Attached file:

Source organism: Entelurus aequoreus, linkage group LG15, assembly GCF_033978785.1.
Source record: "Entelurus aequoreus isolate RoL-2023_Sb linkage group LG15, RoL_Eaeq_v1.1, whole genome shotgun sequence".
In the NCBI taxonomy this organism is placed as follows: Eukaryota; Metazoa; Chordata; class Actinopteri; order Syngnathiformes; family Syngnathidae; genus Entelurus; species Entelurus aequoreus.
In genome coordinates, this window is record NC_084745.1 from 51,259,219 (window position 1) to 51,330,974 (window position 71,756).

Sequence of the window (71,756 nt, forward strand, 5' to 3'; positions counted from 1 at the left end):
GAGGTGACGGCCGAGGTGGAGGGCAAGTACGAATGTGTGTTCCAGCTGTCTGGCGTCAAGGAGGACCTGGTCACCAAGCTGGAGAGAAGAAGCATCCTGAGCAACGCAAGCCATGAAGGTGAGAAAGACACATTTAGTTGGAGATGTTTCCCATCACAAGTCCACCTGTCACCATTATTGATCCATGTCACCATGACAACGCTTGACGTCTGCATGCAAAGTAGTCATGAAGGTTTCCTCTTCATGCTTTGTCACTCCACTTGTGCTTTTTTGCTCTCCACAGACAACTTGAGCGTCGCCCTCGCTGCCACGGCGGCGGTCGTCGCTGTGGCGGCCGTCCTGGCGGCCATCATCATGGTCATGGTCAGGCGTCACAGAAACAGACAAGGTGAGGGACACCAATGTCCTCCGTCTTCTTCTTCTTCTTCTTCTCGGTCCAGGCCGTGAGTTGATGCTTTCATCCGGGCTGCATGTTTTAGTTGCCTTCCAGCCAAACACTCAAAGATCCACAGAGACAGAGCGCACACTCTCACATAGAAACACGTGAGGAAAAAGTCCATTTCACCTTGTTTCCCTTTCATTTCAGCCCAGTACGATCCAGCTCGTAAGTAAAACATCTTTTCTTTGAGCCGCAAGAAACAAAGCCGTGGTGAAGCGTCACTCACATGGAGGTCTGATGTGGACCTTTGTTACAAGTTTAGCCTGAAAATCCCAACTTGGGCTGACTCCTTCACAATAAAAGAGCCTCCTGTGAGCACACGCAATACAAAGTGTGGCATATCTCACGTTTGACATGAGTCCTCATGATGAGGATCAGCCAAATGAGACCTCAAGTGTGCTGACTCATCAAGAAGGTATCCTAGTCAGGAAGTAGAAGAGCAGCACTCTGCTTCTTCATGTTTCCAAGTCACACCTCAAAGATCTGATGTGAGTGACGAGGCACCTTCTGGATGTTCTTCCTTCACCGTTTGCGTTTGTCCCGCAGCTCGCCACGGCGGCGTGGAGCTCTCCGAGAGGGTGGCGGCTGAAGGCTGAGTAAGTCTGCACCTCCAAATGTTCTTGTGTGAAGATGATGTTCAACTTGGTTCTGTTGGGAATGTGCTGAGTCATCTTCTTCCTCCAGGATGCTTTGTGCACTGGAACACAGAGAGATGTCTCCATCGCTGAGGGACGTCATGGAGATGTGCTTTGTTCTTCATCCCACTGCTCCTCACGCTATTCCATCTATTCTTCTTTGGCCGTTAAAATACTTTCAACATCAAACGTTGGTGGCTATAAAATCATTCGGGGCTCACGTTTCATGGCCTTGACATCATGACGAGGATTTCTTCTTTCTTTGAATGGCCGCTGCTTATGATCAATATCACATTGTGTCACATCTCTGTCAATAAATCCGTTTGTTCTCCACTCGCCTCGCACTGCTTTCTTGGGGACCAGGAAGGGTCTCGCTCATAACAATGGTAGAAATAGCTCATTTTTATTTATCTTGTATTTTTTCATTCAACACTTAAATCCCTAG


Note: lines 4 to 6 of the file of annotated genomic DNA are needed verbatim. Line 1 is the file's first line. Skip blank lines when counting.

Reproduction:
In genome coordinates, this window is record NC_084745.1 from 51,259,219 (window position 1) to 51,330,974 (window position 71,756).

Sequence of the window (71,756 nt, forward strand, 5' to 3'; positions counted from 1 at the left end):
GAGGTGACGGCCGAGGTGGAGGGCAAGTACGAATGTGTGTTCCAGCTGTCTGGCGTCAAGGAGGACCTGGTCACCAAGCTGGAGAGAAGAAGCATCCTGAGCAACGCAAGCCATGAAGGTGAGAAAGACACATTTAGTTGGAGATGTTTCCCATCACAAGTCCACCTGTCACCATTATTGATCCATGTCACCATGACAACGCTTGACGTCTGCATGCAAAGTAGTCATGAAGGTTTCCTCTTCATGCTTTGTCACTCCACTTGTGCTTTTTTGCTCTCCACAGACAACTTGAGCGTCGCCCTCGCTGCCACGGCGGCGGTCGTCGCTGTGGCGGCCGTCCTGGCGGCCATCATCATGGTCATGGTCAGGCGTCACAGAAACAGACAAGGTGAGGGACACCAATGTCCTCCGTCTTCTTCTTCTTCTTCTTCTCGGTCCAGGCCGTGAGTTGATGCTTTCATCCGGGCTGCATGTTTTAGTTGCCTTCCAGCCAAACACTCAAAGATCCACAGAGACAGAGCGCACACTCTCACATAGAAACACGTGAGGAAAAAGTCCATTTCACCTTGTTTCCCTTTCATTTCAGCCCAGTACGATCCAGCTCGTAAGTAAAACATCTTTTCTTTGAGCCGCAAGAAACAAAGCCGTGGTGAAGCGTCACTCACATGGAGGTCTGATGTGGACCTTTGTTACAAGTTTAGCCTGAAAATCCCAACTTGGGCTGACTCCTTCACAATAAAAGAGCCTCCTGTGAGCACACGCAATACAAAGTGTGGCATATCTCACGTTTGACATGAGTCCTCATGATGAGGATCAGCCAAATGAGACCTCAAGTGTGCTGACTCATCAAGAAGGTATCCTAGTCAGGAAGTAGAAGAGCAGCACTCTGCTTCTTCATGTTTCCAAGTCACACCTCAAAGATCTGATGTGAGTGACGAGGCACCTTCTGGATGTTCTTCCTTCACCGTTTGCGTTTGTCCCGCAGCTCGCCACGGCGGCGTGGAGCTCTCCGAGAGGGTGGCGGCTGAAGGCTGAGTAAGTCTGCACCTCCAAATGTTCTTGTGTGAAGATGATGTTCAACTTGGTTCTGTTGGGAATGTGCTGAGTCATCTTCTTCCTCCAGGATGCTTTGTGCACTGGAACACAGAGAGATGTCTCCATCGCTGAGGGACGTCATGGAGATGTGCTTTGTTCTTCATCCCACTGCTCCTCACGCTATTCCATCTATTCTTCTTTGGCCGTTAAAATACTTTCAACATCAAACGTTGGTGGCTATAAAATCATTCGGGGCTCACGTTTCATGGCCTTGACATCATGACGAGGATTTCTTCTTTCTTTGAATGGCCGCTGCTTATGATCAATATCACATTGTGTCACATCTCTGTCAATAAATCCGTTTGTTCTCCACTCGCCTCGCACTGCTTTCTTGGGGACCAGGAAGGGTCTCGCTCATAACAATGGTAGAAATAGCTCATTTTTATTTATCTTGTATTTTTTCATTCAACACTTAAATCCCTAG